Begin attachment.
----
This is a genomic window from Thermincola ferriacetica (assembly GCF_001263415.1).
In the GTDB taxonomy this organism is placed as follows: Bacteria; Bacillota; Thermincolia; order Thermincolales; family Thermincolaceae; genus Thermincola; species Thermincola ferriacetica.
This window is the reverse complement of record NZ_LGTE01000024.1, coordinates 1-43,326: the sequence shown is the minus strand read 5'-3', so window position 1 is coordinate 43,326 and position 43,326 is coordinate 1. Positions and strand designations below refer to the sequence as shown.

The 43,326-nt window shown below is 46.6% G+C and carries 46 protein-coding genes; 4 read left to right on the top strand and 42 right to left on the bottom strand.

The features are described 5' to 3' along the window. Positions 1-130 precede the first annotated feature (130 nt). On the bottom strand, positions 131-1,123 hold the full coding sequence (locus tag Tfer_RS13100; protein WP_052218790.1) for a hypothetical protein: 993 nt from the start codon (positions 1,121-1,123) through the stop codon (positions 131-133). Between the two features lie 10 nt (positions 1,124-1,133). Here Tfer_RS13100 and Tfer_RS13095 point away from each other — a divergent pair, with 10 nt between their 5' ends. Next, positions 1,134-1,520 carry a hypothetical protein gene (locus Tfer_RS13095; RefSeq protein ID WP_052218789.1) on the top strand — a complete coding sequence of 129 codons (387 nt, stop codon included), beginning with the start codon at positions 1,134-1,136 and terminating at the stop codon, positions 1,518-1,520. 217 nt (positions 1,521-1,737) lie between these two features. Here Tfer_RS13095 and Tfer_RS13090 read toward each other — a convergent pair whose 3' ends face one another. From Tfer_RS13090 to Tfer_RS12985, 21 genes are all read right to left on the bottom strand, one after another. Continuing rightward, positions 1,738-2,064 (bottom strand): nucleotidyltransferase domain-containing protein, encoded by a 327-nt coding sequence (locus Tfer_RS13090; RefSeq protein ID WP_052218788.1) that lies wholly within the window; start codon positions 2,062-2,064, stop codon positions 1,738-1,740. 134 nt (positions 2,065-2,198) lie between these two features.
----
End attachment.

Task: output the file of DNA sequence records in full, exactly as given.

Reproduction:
This is a genomic window from Thermincola ferriacetica (assembly GCF_001263415.1).
In the GTDB taxonomy this organism is placed as follows: Bacteria; Bacillota; Thermincolia; order Thermincolales; family Thermincolaceae; genus Thermincola; species Thermincola ferriacetica.
This window is the reverse complement of record NZ_LGTE01000024.1, coordinates 1-43,326: the sequence shown is the minus strand read 5'-3', so window position 1 is coordinate 43,326 and position 43,326 is coordinate 1. Positions and strand designations below refer to the sequence as shown.

The 43,326-nt window shown below is 46.6% G+C and carries 46 protein-coding genes; 4 read left to right on the top strand and 42 right to left on the bottom strand.

The features are described 5' to 3' along the window. Positions 1-130 precede the first annotated feature (130 nt). On the bottom strand, positions 131-1,123 hold the full coding sequence (locus tag Tfer_RS13100; protein WP_052218790.1) for a hypothetical protein: 993 nt from the start codon (positions 1,121-1,123) through the stop codon (positions 131-133). Between the two features lie 10 nt (positions 1,124-1,133). Here Tfer_RS13100 and Tfer_RS13095 point away from each other — a divergent pair, with 10 nt between their 5' ends. Next, positions 1,134-1,520 carry a hypothetical protein gene (locus Tfer_RS13095; RefSeq protein ID WP_052218789.1) on the top strand — a complete coding sequence of 129 codons (387 nt, stop codon included), beginning with the start codon at positions 1,134-1,136 and terminating at the stop codon, positions 1,518-1,520. 217 nt (positions 1,521-1,737) lie between these two features. Here Tfer_RS13095 and Tfer_RS13090 read toward each other — a convergent pair whose 3' ends face one another. From Tfer_RS13090 to Tfer_RS12985, 21 genes are all read right to left on the bottom strand, one after another. Continuing rightward, positions 1,738-2,064 (bottom strand): nucleotidyltransferase domain-containing protein, encoded by a 327-nt coding sequence (locus Tfer_RS13090; RefSeq protein ID WP_052218788.1) that lies wholly within the window; start codon positions 2,062-2,064, stop codon positions 1,738-1,740. 134 nt (positions 2,065-2,198) lie between these two features.